Margaret's Funeral Details Feb. 12, 1882, p. 14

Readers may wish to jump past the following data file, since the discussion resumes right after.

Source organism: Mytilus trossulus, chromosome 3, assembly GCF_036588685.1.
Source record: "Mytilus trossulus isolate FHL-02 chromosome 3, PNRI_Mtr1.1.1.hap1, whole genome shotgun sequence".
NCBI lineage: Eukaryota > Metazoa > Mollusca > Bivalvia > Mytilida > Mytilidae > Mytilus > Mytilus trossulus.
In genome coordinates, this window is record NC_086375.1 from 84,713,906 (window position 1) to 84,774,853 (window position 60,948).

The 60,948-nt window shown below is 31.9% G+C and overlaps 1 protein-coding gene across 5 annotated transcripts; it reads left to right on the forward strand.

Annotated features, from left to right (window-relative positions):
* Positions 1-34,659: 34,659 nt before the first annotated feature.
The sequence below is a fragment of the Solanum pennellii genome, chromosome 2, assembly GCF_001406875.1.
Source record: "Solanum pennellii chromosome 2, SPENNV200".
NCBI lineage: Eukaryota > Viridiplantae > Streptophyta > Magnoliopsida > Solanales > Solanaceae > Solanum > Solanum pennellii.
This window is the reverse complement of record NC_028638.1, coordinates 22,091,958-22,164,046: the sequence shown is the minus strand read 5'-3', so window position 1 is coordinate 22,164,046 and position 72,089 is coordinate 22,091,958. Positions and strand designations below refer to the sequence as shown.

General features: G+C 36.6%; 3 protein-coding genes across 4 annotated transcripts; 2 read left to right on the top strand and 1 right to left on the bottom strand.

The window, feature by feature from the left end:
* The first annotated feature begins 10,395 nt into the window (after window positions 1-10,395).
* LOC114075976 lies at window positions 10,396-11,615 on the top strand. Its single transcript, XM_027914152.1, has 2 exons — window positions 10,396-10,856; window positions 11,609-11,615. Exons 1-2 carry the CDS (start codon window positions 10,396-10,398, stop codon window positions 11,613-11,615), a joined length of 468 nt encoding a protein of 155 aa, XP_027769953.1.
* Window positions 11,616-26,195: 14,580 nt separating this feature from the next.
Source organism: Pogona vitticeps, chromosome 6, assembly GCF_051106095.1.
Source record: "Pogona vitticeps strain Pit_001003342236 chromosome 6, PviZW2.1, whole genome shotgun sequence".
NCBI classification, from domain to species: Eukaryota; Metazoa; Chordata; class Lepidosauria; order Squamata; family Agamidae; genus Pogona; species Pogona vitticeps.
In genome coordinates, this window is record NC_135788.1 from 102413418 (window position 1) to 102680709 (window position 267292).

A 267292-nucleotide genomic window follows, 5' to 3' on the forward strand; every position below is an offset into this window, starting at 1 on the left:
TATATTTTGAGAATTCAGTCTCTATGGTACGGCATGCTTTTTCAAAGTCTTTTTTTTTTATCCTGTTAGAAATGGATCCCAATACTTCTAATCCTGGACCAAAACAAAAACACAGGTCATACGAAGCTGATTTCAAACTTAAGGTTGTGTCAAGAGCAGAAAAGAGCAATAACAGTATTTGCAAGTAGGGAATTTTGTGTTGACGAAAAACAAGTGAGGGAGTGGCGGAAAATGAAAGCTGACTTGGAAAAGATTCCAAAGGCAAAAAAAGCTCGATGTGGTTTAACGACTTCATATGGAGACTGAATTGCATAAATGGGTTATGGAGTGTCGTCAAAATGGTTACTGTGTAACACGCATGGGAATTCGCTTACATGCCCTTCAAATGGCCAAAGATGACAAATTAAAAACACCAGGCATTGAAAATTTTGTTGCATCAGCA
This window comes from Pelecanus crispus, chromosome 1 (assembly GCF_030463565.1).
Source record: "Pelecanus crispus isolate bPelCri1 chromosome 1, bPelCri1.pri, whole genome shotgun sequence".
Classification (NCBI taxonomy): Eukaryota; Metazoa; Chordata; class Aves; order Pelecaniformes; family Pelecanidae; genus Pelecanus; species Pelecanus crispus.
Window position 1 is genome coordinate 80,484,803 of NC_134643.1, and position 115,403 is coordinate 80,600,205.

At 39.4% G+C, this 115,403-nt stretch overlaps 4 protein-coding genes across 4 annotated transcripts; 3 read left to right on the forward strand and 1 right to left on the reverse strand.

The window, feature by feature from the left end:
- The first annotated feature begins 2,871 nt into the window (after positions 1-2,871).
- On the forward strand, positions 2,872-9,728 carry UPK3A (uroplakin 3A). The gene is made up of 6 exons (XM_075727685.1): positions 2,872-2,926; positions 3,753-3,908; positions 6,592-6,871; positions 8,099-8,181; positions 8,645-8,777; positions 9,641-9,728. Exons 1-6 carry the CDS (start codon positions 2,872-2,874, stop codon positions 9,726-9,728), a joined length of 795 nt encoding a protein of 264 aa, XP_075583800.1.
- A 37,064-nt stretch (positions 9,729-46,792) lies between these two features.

, , 1 . , ; ; , i 1 , HARGARET. FUMERALi CTEBBMORIBS IJf BESFECT TO THB 3IE3IORY OF THE DIGBKST TYPE OF A CHRISTIAN WOMAN. The funeral of Mrs. Margaret Haaghery, which occurred on Saturday morning, was of the most Imposing character. At half - past 9 o'clock the cortege formed In front of St. Vincent Orphan Asylum, corner of Magazine and Race streets, while the casket was being covered In the chapel of that Institution, and prayers for the dead were being said by the Rev. Father Hubert. The order of the f uner.il procession was as follows: The Catholij clergy in carriages; carriages; Mgr. Alien, Very Rev. Father Bat - ler, and Rev. Fathers Hubert, Btnlth, Flts - gerald. O'Xeil Dnrkln. McKluery, Agaarcni, AnCrlenx, Gtlsen, Kenedy and Broqaere. Then followed the hee - se containing the casket enclosing the remains. The pall bearers were: Gov. McLnsry, Ex Gov. NlchoUs, Mayor 8hakspeare, Bernard Bernard Klolz, Charles Macready. Nicholas Burke, George Nicholson, Thos. J. Ssmmes, W. B. Schmidt. C. Taj lor Gauche, M. Mas eon, and J. G. Devereanx. Following these, in carriages, were iwecty two Infants of St. Vincent s Orphan Asylnm, and on foot, the remainder of the orphans of that Institution and thjse of thi New Orleans Orphan and St. Elizabeth Asy inms. in charge of the Slaters of Charity ; the dots of 8;. Mary's Aeylam and ths girU of tte Immaculate Conception Asylum, la charge of the Sifters Manonites ot the Haly Cross; the children of Monnt Carmel Asylum, Asylum, Id charge of the Carmelite Nans ; those of thn Protestant Episcopal Orphans' Home; tte Foydras Aeylam ; the managers and rhilsien of the Seventh Strett Prot - stans Orphans' Home ; the children of tho Gar man Asylnm ; the LitUa Sisters of tha Poor, and the colored orphans, in charge or the Sisters of the Holy Faml y. Otbtr aeylums ani ibrUole i - isMca - tlors who nd teen tho leilpienrs of Mr - - aifci's bounty, weee also represented. The members of Mississippi Fire Company Company No. 2. ol which 6li9 was an honorary rueicber, were aao in the prooesai iu la citizens' Cress. Foilowiog them. In carriages, were the Sisters of Chanty, Sisters of tho Good Shepherd, the Daughters ol Christian Charity, Charity, and the Carmeuttj Saua. In carriages, and on foot, ollowe 1 a host of sympathizing friends and admirers of this noble woman, who, by their pTraeiice, evlnc d tfcelr hlh appreciation of the life and services of Margaret, in behalf of th.3 orphans and of the suffering poor. Not only was this inspect shown la pro cession to tua honored dead, but a'.l along the Une of the funeral march to the church, and from the church to St. Louis Cemetery, No. 2, the streets, elcewalke, balconies and wladows were thronged with mourners. Among these were Gens. Meyer. ORden and Beauregard, th Rev. Dr. A. J. Wltherspoon. and a host of other representative men, regardless of color or sect. The ladies of every denomination denomination assembled by thousands, thas proving proving that rarely If ever was such a general outpouring of respect ana true sorrow evinced In any community at thedeta of an bumble Individual as was shown on Saturday Saturday morning while the remains of Margaret Margaret Haughery were being conveyed to tte tomb. Upon arriving at St. Patrick's Churoa tha pall bearers had great difliculty In bearing the remains tbroush the centre alale. ol3 to the dense throng of persons anatuViled. Not only was this ats.e. but those to the right and Je't. the body of the church, and even the galleries thronged with people. The foxeral ceremonies were conducted by tte Most Rev. Monsignor Allen, who celebrated requiem mass, with the Rev. Father Fingerald as deacon, and the Rav. Father Heelln aa cub - deacon, Areh - blhop Perohe reafling the prayers after Mass, and the venerable Rav. Father Hubert Hubert dosing the services with an eloquent seimoo, choosing for his text the words of Margaret: "God bas been good tome. I am His child. Let Him do to me as He may please." Father Hubert referred to the Chris ian life and character of Margaret, as e, noste example for others to follow. Silence and tears were more eloquent tributes to her memory than any words which mm cou.d sjeak In her praise The reverend gentleman said he won'.d not enter into a history of her llfo, p.s a fall sxd detailed account was published In th Plcajune on Friday morning, exprtsslre with sentiment and In just praise of this noble woman. No one was known in this ommnnUy moie than Margaret, and no person that h.te lived In any other, wss more highly esteemed esteemed for bounteous goodness and deads of charity. The orphans and tha poor never cal. - d to her for help In vain. Margaret did not give oat of he true goodness of her heart only, but als i from a natural instinct of conscience and virtue. virtue. She did not dispense her bounty for the mere pleasure of doing good, nor from philanthropic philanthropic motives, nor for mere popularity, popularity, for she waa as simple as a child In the true simplicity of a pure heart, aad hid hnr charity from the world with sensitive c - . God lavished His bleeslngs with a bo - i . - cus band upon every undertaking wnioh Margaret let her will upon, whether In bosiness transactions or In works of charity. charity. The bounties of Margaret were at times magnifioent in their proportions, and her charities boundless. As an Illustration, she hulit a tomb for tb.3 Little 8isterB of the Poor, in the New St. Louis Cemetery, on Esplanade street, which cost between 3o00 and 4oo Father floli'tt spoke in terms of pralie ot the principal adviters of Margaret, men - Honing Messrs. Charles Micreafly and Nicholas Burke by name, and paid a high tribute to Sister Irene for ber lone and constant constant devotion as the personal frl - ud and assistant ot Margaret for several years, and as ber untiring nurse during the many months of her last Illness. , 1 i 1 ' i 1 j j I ' ' ; The reverend gectleman conduced his sermon by readlcg to the vast aaieoT - laa of mourners preent the brief lesson wht - h I bad been the motto of Margaret for nearly I half a century ; that It was better to give In i life ard see the good resulting from ear chanties, than to leave our money to heir, or to executors, to carry theui ou; after ' death. There were few who oonld not give srmethirjg. however small, for the help of ' the orphans, or suffering poor, and those who gave according to their mean?, with tte spirit lht the beloved Margaret irve, - would, like her. be received at last by the ; angels in the holy tabernacles. ' The services being concluded shortly after j noon, the procession ra - Torme:l and rr archsd to the cemetery, taking the following route : 1 Dotsn tsnr.p to Poyrtras, to St. Ch t - lea, to j Canal, out Canal tj Rampart, to Con tl, oat I Contl to St. Louis Cemetery No 2, where the Ural serTiats for the ded were per formed by tne Kev. fanner i). iarert, a. J. The mortal remains of cool Margaret Haaghery were then entombed in the receptacle receptacle where lay the ashes ol Bisier Regis Regis that saintly friend, who twenty years ago prt - ceded her to the "promised land." By nieciat permission of the then 3j pari pari or ol tte Order of tte Lszarlsts, now de - cesee - f, The tomb of Sister R?gls was ordered ordered to remain closed, and not to ie opened except to receive tte remains of Margaret Hanphery. Oiice untted In lire now united In dath and united for all rime In a blessed eternity - are M?rzaret and Sister Regis. Fciuitscat in pace.